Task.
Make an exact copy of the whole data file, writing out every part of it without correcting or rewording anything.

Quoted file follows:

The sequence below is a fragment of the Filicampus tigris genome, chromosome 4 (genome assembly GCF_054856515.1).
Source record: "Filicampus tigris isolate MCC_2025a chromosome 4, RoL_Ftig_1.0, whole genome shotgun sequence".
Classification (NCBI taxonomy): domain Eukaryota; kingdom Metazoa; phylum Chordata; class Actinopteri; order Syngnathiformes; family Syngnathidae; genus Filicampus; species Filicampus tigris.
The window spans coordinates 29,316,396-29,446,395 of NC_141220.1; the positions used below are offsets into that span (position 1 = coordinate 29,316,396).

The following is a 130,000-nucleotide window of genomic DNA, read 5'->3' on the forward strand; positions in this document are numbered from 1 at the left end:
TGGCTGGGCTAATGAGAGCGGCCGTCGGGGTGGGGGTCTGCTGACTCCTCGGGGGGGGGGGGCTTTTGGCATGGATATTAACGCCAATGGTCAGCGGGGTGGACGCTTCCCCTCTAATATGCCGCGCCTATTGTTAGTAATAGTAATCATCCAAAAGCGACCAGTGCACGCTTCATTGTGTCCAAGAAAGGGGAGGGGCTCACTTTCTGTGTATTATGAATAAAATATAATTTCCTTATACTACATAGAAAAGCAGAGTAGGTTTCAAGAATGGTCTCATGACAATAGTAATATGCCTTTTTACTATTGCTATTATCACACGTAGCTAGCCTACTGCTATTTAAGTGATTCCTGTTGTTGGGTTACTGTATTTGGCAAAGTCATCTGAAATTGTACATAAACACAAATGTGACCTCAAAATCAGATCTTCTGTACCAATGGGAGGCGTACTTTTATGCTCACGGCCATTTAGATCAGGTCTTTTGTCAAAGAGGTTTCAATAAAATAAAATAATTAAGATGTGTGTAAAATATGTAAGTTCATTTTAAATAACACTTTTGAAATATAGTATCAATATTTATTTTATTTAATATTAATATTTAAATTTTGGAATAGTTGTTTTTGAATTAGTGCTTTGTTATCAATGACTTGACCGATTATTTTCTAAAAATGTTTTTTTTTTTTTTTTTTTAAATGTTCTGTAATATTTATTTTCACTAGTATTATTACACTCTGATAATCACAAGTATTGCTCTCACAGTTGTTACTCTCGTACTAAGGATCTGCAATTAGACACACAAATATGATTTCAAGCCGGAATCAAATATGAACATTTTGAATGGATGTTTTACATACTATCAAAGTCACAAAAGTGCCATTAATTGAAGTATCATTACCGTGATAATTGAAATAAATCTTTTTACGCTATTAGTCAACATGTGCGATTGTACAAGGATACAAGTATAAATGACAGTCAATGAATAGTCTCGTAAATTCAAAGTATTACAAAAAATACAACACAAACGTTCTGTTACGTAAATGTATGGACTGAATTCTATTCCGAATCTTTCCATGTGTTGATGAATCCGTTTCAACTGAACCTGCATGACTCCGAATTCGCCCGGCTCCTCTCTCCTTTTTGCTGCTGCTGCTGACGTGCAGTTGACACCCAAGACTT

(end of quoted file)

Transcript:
The sequence below is a fragment of the Filicampus tigris genome, chromosome 4 (genome assembly GCF_054856515.1).
Source record: "Filicampus tigris isolate MCC_2025a chromosome 4, RoL_Ftig_1.0, whole genome shotgun sequence".
Classification (NCBI taxonomy): domain Eukaryota; kingdom Metazoa; phylum Chordata; class Actinopteri; order Syngnathiformes; family Syngnathidae; genus Filicampus; species Filicampus tigris.
The window spans coordinates 29,316,396-29,446,395 of NC_141220.1; the positions used below are offsets into that span (position 1 = coordinate 29,316,396).

The following is a 130,000-nucleotide window of genomic DNA, read 5'->3' on the forward strand; positions in this document are numbered from 1 at the left end:
TGGCTGGGCTAATGAGAGCGGCCGTCGGGGTGGGGGTCTGCTGACTCCTCGGGGGGGGGGGGCTTTTGGCATGGATATTAACGCCAATGGTCAGCGGGGTGGACGCTTCCCCTCTAATATGCCGCGCCTATTGTTAGTAATAGTAATCATCCAAAAGCGACCAGTGCACGCTTCATTGTGTCCAAGAAAGGGGAGGGGCTCACTTTCTGTGTATTATGAATAAAATATAATTTCCTTATACTACATAGAAAAGCAGAGTAGGTTTCAAGAATGGTCTCATGACAATAGTAATATGCCTTTTTACTATTGCTATTATCACACGTAGCTAGCCTACTGCTATTTAAGTGATTCCTGTTGTTGGGTTACTGTATTTGGCAAAGTCATCTGAAATTGTACATAAACACAAATGTGACCTCAAAATCAGATCTTCTGTACCAATGGGAGGCGTACTTTTATGCTCACGGCCATTTAGATCAGGTCTTTTGTCAAAGAGGTTTCAATAAAATAAAATAATTAAGATGTGTGTAAAATATGTAAGTTCATTTTAAATAACACTTTTGAAATATAGTATCAATATTTATTTTATTTAATATTAATATTTAAATTTTGGAATAGTTGTTTTTGAATTAGTGCTTTGTTATCAATGACTTGACCGATTATTTTCTAAAAATGTTTTTTTTTTTTTTTTTTTAAATGTTCTGTAATATTTATTTTCACTAGTATTATTACACTCTGATAATCACAAGTATTGCTCTCACAGTTGTTACTCTCGTACTAAGGATCTGCAATTAGACACACAAATATGATTTCAAGCCGGAATCAAATATGAACATTTTGAATGGATGTTTTACATACTATCAAAGTCACAAAAGTGCCATTAATTGAAGTATCATTACCGTGATAATTGAAATAAATCTTTTTACGCTATTAGTCAACATGTGCGATTGTACAAGGATACAAGTATAAATGACAGTCAATGAATAGTCTCGTAAATTCAAAGTATTACAAAAAATACAACACAAACGTTCTGTTACGTAAATGTATGGACTGAATTCTATTCCGAATCTTTCCATGTGTTGATGAATCCGTTTCAACTGAACCTGCATGACTCCGAATTCGCCCGGCTCCTCTCTCCTTTTTGCTGCTGCTGCTGACGTGCAGTTGACACCCAAGACTT